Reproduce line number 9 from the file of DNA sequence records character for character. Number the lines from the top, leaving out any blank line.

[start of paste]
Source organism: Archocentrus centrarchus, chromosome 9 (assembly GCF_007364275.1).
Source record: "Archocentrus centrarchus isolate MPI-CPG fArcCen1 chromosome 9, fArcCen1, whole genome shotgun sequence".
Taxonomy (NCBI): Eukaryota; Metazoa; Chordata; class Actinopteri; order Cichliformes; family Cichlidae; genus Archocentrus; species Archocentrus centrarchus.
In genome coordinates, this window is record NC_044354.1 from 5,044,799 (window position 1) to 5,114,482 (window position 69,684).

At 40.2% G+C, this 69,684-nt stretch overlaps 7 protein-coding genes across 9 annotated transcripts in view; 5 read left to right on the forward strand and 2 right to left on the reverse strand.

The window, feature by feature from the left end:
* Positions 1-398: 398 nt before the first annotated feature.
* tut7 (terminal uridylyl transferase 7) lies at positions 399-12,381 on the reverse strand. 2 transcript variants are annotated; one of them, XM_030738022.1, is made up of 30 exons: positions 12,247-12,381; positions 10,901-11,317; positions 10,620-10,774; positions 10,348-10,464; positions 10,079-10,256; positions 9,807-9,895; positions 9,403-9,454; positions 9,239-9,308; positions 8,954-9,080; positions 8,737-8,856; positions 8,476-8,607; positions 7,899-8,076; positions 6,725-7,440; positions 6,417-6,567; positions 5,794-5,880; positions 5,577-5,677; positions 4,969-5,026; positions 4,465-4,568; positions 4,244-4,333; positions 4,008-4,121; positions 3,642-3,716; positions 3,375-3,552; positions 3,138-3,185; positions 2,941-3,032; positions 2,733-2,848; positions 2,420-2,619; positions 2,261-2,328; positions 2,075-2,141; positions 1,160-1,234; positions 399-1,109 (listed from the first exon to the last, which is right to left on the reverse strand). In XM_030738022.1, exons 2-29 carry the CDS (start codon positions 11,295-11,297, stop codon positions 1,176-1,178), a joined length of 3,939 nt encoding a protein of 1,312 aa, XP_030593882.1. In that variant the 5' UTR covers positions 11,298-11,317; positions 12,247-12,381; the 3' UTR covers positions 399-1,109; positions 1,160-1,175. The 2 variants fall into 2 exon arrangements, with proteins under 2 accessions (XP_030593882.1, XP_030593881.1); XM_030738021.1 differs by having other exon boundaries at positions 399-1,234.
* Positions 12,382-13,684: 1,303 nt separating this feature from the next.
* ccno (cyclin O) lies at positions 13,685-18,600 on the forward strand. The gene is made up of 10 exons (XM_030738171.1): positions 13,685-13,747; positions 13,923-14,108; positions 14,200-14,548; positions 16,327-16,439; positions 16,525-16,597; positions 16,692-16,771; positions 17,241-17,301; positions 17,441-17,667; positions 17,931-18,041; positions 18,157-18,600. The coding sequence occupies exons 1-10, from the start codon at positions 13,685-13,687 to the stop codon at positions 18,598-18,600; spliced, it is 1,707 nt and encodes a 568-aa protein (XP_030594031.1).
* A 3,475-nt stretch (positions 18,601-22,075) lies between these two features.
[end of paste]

* Positions 12,382-13,684: 1,303 nt separating this feature from the next.